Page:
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Ex-OSU teaching assistant meets with NCAA officials

LEXINGTON, Ky. -- A former Ohio State teaching assistant who charged that star tailback Maurice Clarett received preferential academic treatment met for more than two hours with NCAA officials and a university committee.

''They were concerned about test scores, about cheating in the classroom, things like that,'' said Norma C. McGill, a teaching assistant in Clarett's African-American and African Studies class last fall.

During the meeting on Wednesday, McGill was shown test scores from the class, which she said had been altered since she left the school.

The meeting took place at a downtown hotel in Lexington, McGill's hometown, where she returned after leaving Ohio State during the week of final exams last fall.

Later in the day, coach Jim Tressel said Clarett probably wouldn't play in the season opener Aug. 30 against Washington because he hadn't been practicing with the team.

Clarett, considered by many to be an early candidate for the Heisman Trophy, has been held out of all of Ohio State's team functions, including preseason practices, until questions about his eligibility are resolved.

He has appeared at several Ohio State practices, running sprints by himself or watching from the sidelines.

''I would doubt it,'' Tressel said after a kicking scrimmage when asked if Clarett would be in the opening-game lineup. ''We've had what, 19 or 20 practices? There will be some guys, along with Maurice, perhaps we may not have'' available for the opener.

''I hope it will heat up,'' McGill said of the investigation. ''I was hoping that the NCAA would investigate and see what's going on at OSU with the football team, and the academics at OSU would be investigated, that a panel would be set up and they would see what departments are actually assisting students and student-athletes in getting their grades, not just the African-American Studies Department.''

Clarett set Ohio State freshman records with 1,237 yards rushing and 18 touchdowns last year as Ohio State went 14-0 and won its first national championship in 34 years.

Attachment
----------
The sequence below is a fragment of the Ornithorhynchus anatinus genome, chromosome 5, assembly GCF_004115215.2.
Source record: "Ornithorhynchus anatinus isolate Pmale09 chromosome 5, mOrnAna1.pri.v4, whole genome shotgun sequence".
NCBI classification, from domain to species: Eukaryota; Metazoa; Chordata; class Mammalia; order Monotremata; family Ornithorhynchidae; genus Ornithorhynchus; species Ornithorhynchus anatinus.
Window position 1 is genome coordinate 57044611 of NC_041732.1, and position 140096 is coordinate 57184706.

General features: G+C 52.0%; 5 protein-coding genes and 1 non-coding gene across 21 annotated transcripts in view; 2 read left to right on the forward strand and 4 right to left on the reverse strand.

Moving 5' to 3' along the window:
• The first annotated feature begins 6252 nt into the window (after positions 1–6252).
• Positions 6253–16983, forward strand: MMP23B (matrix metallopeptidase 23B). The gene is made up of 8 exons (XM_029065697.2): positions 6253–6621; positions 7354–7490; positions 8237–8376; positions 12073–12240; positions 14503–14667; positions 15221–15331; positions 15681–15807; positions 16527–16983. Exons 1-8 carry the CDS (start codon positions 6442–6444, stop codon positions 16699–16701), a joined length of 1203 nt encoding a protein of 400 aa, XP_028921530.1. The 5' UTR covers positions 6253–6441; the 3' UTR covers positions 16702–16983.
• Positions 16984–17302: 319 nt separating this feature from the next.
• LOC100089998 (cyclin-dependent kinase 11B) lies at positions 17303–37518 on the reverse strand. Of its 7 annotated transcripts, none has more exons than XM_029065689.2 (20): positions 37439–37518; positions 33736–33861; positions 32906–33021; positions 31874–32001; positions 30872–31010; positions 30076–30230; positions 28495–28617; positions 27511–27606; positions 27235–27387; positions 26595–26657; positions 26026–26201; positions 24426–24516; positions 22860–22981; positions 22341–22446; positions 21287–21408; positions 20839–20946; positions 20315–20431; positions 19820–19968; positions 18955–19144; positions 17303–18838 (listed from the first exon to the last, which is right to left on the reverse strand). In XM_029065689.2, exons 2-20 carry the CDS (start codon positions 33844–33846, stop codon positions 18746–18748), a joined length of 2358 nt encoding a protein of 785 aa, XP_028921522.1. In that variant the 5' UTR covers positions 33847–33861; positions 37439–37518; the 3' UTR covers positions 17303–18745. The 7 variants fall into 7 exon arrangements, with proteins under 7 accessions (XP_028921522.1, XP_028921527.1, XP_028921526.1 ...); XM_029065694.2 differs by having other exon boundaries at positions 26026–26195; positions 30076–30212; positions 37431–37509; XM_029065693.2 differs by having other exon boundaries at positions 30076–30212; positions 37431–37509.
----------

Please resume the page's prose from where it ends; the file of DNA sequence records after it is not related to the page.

Mark Jones, the NCAA's director of enforcement, did not immediately return a request for comment Wednesday.

Jones, two other NCAA officials, members of Ohio State's investigative panel and a university lawyer met with McGill.

McGill has charged that Clarett walked out of a midterm exam last fall and ended up passing the entry-level course after professor Paulette Pierce provided him with an oral exam. McGill said that Clarett was the only person of the more than 90 students taking the class who received an oral exam.

McGill has alleged that other athletes sat together and copied answers during three quizzes in the class and that Clarett told her and Pierce that tutors gave answers to players.

McGill said Wednesday that during the meeting with the NCAA and Ohio State's panel, she was also asked about wide-receiver/cornerback Chris Gamble, linebacker E.J. Underwood and graduated wide-receiver Chris Vance.

Tressel said Wednesday that he knew of no inquiries by the NCAA about Gamble, Underwood or Vance.

McGill went to The New York Times with her concerns and a story based on her accusations was published in July. She declined to meet with the Ohio State panel formed to investigate charges in the article.

In the article, Pierce said of Clarett, ''I don't think, at one point in the class, he was trying. When I started working more closely with Maurice, and paying more attention to him, he started to learn more.''

Clarett could not be reached for comment Wednesday because he has an unlisted phone number.

Ohio State spokeswoman Elizabeth Conlisk said the university was conducting the ''most thorough investigation possible. We established a committee of highly regarded and ethical faculty expressly for that purpose.''

The NCAA also is investigating Clarett's finances, including a police report he filed claiming stereo equipment, cash, clothing and CDs valued at more than $10,000 were stolen from a car he had on loan from a local dealership. Clarett later admitted he had exaggerated the value of what was stolen.

The sophomore-to-be from Youngstown has apologized for embarrassing Ohio State.

McGill said she was hoping her role in the controversy was over, although the NCAA told her they would remain in contact with her.

''I'm tired of the story,'' she said.